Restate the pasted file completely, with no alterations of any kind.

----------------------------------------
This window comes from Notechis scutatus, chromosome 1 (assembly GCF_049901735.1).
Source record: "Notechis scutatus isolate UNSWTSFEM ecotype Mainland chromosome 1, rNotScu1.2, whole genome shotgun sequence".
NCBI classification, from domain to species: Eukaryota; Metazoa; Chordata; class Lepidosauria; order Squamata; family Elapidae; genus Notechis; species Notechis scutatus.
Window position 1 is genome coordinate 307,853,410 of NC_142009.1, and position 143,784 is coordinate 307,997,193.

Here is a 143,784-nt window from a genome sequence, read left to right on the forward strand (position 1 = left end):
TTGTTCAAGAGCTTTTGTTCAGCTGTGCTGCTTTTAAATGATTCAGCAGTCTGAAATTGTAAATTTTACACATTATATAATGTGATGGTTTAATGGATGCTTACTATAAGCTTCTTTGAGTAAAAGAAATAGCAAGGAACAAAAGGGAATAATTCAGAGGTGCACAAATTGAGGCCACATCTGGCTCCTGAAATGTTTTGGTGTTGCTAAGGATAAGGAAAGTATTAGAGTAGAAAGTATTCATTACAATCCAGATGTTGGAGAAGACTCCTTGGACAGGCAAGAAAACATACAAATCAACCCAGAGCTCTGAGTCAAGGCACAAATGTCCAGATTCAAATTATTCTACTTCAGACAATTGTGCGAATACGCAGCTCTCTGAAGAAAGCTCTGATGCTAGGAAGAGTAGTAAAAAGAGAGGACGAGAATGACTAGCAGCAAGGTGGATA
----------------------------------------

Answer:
This window comes from Notechis scutatus, chromosome 1 (assembly GCF_049901735.1).
Source record: "Notechis scutatus isolate UNSWTSFEM ecotype Mainland chromosome 1, rNotScu1.2, whole genome shotgun sequence".
NCBI classification, from domain to species: Eukaryota; Metazoa; Chordata; class Lepidosauria; order Squamata; family Elapidae; genus Notechis; species Notechis scutatus.
Window position 1 is genome coordinate 307,853,410 of NC_142009.1, and position 143,784 is coordinate 307,997,193.

Here is a 143,784-nt window from a genome sequence, read left to right on the forward strand (position 1 = left end):
TTGTTCAAGAGCTTTTGTTCAGCTGTGCTGCTTTTAAATGATTCAGCAGTCTGAAATTGTAAATTTTACACATTATATAATGTGATGGTTTAATGGATGCTTACTATAAGCTTCTTTGAGTAAAAGAAATAGCAAGGAACAAAAGGGAATAATTCAGAGGTGCACAAATTGAGGCCACATCTGGCTCCTGAAATGTTTTGGTGTTGCTAAGGATAAGGAAAGTATTAGAGTAGAAAGTATTCATTACAATCCAGATGTTGGAGAAGACTCCTTGGACAGGCAAGAAAACATACAAATCAACCCAGAGCTCTGAGTCAAGGCACAAATGTCCAGATTCAAATTATTCTACTTCAGACAATTGTGCGAATACGCAGCTCTCTGAAGAAAGCTCTGATGCTAGGAAGAGTAGTAAAAAGAGAGGACGAGAATGACTAGCAGCAAGGTGGATA